DOCUMENT: Webster Groves City Council passes bill to put limitations on funeral protests, pickets


by Brittany Ruess and Tierre Rhodes

Former students Seanna Tucker (right) and Jenna Thomas attend a rally at Faith Community Church in House Springs, Mo., in November 2009. More than 1,000 people staged a counter-protest in response to a Westboro Baptist Church announcement about the group’s plan to protest at the high school of a Missouri sergeant killed in Afghanistan. PHOTO BY KHOLOOD EID, JOURNAL ARCHIVES

The Webster Groves City Council is the most recent in a series of municipal entities to place restrictions on funeral pickets and protests. At its meeting on Tuesday, March 5, city council unanimously passed Bill 8787, which puts restrictions on the picketing or protesting of funerals within an hour before or after a funeral and 300 feet from the funeral site.

Council member Debi Salberg said her friend, who is also a Kirkwood City Council member, told her the Kirkwood council was going to address the protesting of funerals.

Salberg said she then brought the same idea as an ordinance to the Webster Groves City Council.

“It just bothered me that people would be in a grieving situation and the prime example is Westboro Baptist Church as the main problem and I didn’t want it to happen here,” Salberg said. “There are 38 churches in Webster Groves and there are a lot of opportunities for funerals and I didn’t want that to happen here.”

Kirkwood’s City Council passed its bill. The Creve Coeur City Council followed with passing its own ordinance, according to the St. Louis Post-Dispatch. The Post-Dispatch also reported St. Louis County Council member Steve Stenger requested the county counselor’s office create a similar ordinance. These motions took place in January.

The first of the funeral-restriction ordinances came out of Manchester in 2007 but were revised in 2009, said Manchester Alderman Mike Clement. The revision, which mirrored Ohio Revised Code 3767.30, ruled funeral pickets and protests cannot take place within an hour before or after, or 300 feet of a funeral.

Following Manchester’s ordinance revision, Shirley Phelps of the Topeka-based Westboro Baptist Church partnered with the American Civil Liberties Union (ACLU) and filed suit against the city of Manchester. They claimed the ordinance was in violation of the church members’ first amendment right — the right to assemble. The Eighth Circuit Court sided with Westboro and the ACLU.

Upon appeal, the U.S. Eighth Circuit Court of Appeals struck down that ruling. Westboro failed to appeal within 90 days. As a result, Manchester’s ordinance to restrict protesting at funerals was no longer in violation of the U.S. Constitution and Manchester passed the ordinance.

With the appellate court’s ruling, St. Louis area municipalities, including Webster Groves, followed suit with their own ordinances.

“I don’t think (Webster Groves Bill 8787 is) designed to prohibit people from protesting, I think it’s just designed to balance the needs of those people who are grieving with those people who want to protest for whatever reason,” Helmut Starr, Webster Groves city attorney, said.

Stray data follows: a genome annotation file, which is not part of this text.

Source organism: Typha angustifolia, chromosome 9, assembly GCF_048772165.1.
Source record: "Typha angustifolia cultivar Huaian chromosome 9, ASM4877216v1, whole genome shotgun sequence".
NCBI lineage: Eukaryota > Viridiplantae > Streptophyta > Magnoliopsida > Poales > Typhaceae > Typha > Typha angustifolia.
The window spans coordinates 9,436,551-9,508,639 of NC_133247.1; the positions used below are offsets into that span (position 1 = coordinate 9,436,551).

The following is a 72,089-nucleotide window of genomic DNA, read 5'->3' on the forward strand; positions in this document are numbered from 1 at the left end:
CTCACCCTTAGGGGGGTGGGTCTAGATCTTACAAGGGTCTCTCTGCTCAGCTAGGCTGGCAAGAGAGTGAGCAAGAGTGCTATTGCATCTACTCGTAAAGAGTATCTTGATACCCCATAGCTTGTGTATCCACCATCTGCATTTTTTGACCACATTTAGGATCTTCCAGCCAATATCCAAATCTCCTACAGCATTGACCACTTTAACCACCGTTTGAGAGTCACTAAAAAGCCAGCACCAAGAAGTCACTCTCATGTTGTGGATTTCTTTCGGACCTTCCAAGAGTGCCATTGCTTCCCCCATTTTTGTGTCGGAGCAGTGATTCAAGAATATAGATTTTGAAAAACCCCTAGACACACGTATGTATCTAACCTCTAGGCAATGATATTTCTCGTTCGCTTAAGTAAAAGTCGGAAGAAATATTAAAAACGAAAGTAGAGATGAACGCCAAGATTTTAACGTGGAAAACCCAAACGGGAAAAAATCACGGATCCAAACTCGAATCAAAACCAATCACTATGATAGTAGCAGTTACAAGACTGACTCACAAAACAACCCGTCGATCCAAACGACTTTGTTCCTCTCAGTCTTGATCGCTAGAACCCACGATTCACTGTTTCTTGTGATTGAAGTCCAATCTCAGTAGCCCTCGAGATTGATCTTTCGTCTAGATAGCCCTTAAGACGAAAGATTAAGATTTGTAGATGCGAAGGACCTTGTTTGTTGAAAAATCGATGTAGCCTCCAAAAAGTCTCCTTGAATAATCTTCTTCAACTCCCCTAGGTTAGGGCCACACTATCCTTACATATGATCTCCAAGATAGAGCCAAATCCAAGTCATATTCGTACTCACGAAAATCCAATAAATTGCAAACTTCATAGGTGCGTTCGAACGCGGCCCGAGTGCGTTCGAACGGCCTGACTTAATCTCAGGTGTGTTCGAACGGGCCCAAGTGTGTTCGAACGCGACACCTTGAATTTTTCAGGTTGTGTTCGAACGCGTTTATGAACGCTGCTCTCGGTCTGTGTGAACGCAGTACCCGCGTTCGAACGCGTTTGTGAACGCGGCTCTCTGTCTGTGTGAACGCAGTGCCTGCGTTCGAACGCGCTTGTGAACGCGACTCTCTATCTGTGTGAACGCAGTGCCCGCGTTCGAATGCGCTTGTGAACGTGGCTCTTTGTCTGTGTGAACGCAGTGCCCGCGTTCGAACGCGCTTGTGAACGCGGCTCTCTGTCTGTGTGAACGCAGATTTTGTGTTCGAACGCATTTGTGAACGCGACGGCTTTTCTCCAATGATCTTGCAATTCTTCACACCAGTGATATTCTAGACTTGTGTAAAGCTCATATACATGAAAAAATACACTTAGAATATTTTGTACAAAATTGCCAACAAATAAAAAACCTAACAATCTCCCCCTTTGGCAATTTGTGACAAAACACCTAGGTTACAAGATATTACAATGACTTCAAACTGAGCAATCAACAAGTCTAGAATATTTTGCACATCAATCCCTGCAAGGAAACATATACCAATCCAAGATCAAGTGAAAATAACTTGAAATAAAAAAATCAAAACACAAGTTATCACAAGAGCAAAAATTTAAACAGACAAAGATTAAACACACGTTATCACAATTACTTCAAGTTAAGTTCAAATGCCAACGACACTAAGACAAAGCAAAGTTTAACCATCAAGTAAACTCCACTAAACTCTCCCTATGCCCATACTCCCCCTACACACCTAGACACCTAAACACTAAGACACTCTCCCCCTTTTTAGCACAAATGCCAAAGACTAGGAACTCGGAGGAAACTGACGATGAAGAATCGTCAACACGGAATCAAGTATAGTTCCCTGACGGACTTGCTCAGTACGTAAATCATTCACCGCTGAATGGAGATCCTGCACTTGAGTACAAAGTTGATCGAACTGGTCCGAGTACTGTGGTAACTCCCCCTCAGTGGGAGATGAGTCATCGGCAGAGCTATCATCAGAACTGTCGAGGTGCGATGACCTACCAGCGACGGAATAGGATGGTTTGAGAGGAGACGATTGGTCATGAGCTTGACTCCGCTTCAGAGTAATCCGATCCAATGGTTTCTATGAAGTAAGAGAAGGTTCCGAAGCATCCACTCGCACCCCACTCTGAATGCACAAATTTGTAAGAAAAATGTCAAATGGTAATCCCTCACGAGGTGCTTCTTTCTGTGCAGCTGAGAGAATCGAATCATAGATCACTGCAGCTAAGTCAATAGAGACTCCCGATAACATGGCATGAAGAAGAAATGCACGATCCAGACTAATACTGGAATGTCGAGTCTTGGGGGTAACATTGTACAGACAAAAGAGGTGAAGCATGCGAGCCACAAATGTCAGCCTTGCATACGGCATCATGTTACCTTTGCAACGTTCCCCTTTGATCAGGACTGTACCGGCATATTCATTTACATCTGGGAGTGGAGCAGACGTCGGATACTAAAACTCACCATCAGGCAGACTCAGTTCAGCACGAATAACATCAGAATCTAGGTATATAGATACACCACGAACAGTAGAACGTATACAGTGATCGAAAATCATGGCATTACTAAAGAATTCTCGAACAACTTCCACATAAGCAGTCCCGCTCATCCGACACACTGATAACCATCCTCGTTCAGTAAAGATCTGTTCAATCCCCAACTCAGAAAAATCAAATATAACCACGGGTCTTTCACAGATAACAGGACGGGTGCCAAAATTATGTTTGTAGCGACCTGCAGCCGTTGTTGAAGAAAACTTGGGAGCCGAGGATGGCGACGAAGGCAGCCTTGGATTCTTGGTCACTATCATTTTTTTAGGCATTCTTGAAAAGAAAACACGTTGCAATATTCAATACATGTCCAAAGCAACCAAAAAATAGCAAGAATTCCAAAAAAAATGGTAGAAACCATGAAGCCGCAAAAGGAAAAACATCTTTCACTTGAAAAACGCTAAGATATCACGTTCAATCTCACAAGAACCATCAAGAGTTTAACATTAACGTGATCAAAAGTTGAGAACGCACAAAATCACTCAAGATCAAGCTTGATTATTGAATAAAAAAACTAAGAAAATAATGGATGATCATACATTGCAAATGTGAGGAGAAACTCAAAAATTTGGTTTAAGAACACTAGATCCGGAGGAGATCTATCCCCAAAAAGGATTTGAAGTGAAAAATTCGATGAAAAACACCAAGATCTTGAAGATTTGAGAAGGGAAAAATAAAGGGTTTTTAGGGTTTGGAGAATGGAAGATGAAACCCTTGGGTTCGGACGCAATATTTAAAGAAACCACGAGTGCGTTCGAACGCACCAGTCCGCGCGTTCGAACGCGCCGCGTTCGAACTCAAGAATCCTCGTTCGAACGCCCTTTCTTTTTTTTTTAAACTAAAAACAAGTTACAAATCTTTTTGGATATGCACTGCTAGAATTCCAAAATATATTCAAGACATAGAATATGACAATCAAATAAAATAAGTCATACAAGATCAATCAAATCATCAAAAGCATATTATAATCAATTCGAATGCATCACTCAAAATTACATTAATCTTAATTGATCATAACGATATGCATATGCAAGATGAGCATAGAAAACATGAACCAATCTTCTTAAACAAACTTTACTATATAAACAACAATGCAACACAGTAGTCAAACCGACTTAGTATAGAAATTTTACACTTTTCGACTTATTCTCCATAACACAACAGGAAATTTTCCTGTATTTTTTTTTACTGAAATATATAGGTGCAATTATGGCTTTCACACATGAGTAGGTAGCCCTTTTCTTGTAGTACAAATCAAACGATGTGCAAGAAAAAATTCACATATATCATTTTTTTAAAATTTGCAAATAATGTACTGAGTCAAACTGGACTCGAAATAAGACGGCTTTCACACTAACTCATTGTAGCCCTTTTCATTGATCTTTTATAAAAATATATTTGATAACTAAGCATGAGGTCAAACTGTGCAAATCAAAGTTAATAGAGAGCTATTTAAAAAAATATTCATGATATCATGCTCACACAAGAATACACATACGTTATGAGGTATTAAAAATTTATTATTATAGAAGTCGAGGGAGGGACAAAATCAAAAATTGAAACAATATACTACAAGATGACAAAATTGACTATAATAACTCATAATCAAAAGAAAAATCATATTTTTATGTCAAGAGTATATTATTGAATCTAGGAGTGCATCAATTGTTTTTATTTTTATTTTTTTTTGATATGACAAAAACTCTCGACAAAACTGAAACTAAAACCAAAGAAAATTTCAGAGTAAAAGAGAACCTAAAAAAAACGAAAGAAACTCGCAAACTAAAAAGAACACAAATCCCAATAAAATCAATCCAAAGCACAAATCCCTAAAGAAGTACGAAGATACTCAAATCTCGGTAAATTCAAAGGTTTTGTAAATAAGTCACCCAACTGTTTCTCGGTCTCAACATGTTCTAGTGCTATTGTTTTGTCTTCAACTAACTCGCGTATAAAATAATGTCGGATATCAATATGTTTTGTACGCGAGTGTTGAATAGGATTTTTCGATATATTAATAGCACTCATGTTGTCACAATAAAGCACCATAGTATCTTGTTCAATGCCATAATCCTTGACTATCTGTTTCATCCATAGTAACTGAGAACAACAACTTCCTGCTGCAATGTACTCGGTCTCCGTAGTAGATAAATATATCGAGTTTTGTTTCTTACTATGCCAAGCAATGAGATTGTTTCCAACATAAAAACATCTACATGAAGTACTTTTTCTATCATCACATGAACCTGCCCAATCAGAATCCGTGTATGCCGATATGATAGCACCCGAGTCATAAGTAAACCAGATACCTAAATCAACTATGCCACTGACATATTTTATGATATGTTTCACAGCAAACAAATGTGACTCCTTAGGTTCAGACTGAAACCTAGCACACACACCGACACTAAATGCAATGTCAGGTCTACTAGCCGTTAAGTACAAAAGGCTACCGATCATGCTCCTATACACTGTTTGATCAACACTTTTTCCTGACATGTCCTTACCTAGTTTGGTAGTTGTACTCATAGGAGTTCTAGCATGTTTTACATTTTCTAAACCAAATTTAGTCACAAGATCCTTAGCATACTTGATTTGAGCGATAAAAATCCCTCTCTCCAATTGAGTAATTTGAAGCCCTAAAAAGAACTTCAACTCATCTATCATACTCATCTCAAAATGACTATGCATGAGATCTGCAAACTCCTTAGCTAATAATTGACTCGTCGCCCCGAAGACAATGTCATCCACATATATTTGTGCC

The language in the Manchester ordinance, Ohio Revised Code and one recently passed in Webster Groves are nearly identical, and for good reason, said Starr.

“If you have a court opinion that has upheld a specific ordinance you know that ordinance is relatively insulated from further legal challenge,” Starr said. “If you were to make changes to it, then you might open the door to a different kind of legal challenge than the first ordinance that was passed.”

Clement said the church has protested in Manchester twice in five years. Although they were short protests, it was enough to stir the community.

“It was just so repulsive. We occasionally have veterans that are killed in the line of duty,” Clement said. “I was one that just felt it was totally objectionable and we should try to stop it.”

Before Westboro and the ACLU met Manchester in court, several cities in Missouri were on board to enact similar ordinances, said Clement. After the ACLU threatened to file lawsuits, Clement added, all of the cities that were involved dropped drafting their ordinances. Manchester, though, proceeded with its ordinance.

At a following meeting, the Manchester City Council was faced with the question of, “Do we want to drop out, or do we want to push on?” Clement said.

The Board of Aldermen at that point agreed upon an initiative for funeral-protesting restrictions.

“We really said we’re not going to back down here if we have any chance at succeeding,” Clement said. “So, September 2009 is when we reaffirmed our commitment to protect our community’s funerals from these kinds of protests.”

Kirkwood Mayor Arthur J. McDonnell said Kirkwood has not had any funeral protesting, but they wanted to protect themselves from it. He added Kirkwood has a strong veteran presence.

“I do think that the families of the soldiers who have died certainly deserve to have a peaceful and a pleasant funeral experience and not have protesters out in front,” McDonnell said. “I think the protesting can be done at the legislature or something like that, just not in front of funeral homes where the military young men and women have been killed.”

—Sam Masterson contributed to this story


Bill 8787 by WebsterJournal

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